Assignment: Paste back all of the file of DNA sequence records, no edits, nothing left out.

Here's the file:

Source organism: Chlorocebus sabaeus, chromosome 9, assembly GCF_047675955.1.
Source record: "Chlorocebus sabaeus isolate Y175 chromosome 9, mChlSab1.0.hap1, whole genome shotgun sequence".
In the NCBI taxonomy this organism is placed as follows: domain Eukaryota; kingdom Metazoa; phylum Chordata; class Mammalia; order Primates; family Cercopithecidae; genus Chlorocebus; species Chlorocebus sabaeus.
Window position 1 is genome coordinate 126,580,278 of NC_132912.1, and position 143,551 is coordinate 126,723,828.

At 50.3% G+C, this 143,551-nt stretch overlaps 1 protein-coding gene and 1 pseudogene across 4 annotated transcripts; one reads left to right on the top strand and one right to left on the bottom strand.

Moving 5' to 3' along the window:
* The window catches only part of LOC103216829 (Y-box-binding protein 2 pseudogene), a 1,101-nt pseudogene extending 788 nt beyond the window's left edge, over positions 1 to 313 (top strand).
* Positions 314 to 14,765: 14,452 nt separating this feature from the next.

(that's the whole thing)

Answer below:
Source organism: Chlorocebus sabaeus, chromosome 9, assembly GCF_047675955.1.
Source record: "Chlorocebus sabaeus isolate Y175 chromosome 9, mChlSab1.0.hap1, whole genome shotgun sequence".
In the NCBI taxonomy this organism is placed as follows: domain Eukaryota; kingdom Metazoa; phylum Chordata; class Mammalia; order Primates; family Cercopithecidae; genus Chlorocebus; species Chlorocebus sabaeus.
Window position 1 is genome coordinate 126,580,278 of NC_132912.1, and position 143,551 is coordinate 126,723,828.

At 50.3% G+C, this 143,551-nt stretch overlaps 1 protein-coding gene and 1 pseudogene across 4 annotated transcripts; one reads left to right on the top strand and one right to left on the bottom strand.

Moving 5' to 3' along the window:
* The window catches only part of LOC103216829 (Y-box-binding protein 2 pseudogene), a 1,101-nt pseudogene extending 788 nt beyond the window's left edge, over positions 1 to 313 (top strand).
* Positions 314 to 14,765: 14,452 nt separating this feature from the next.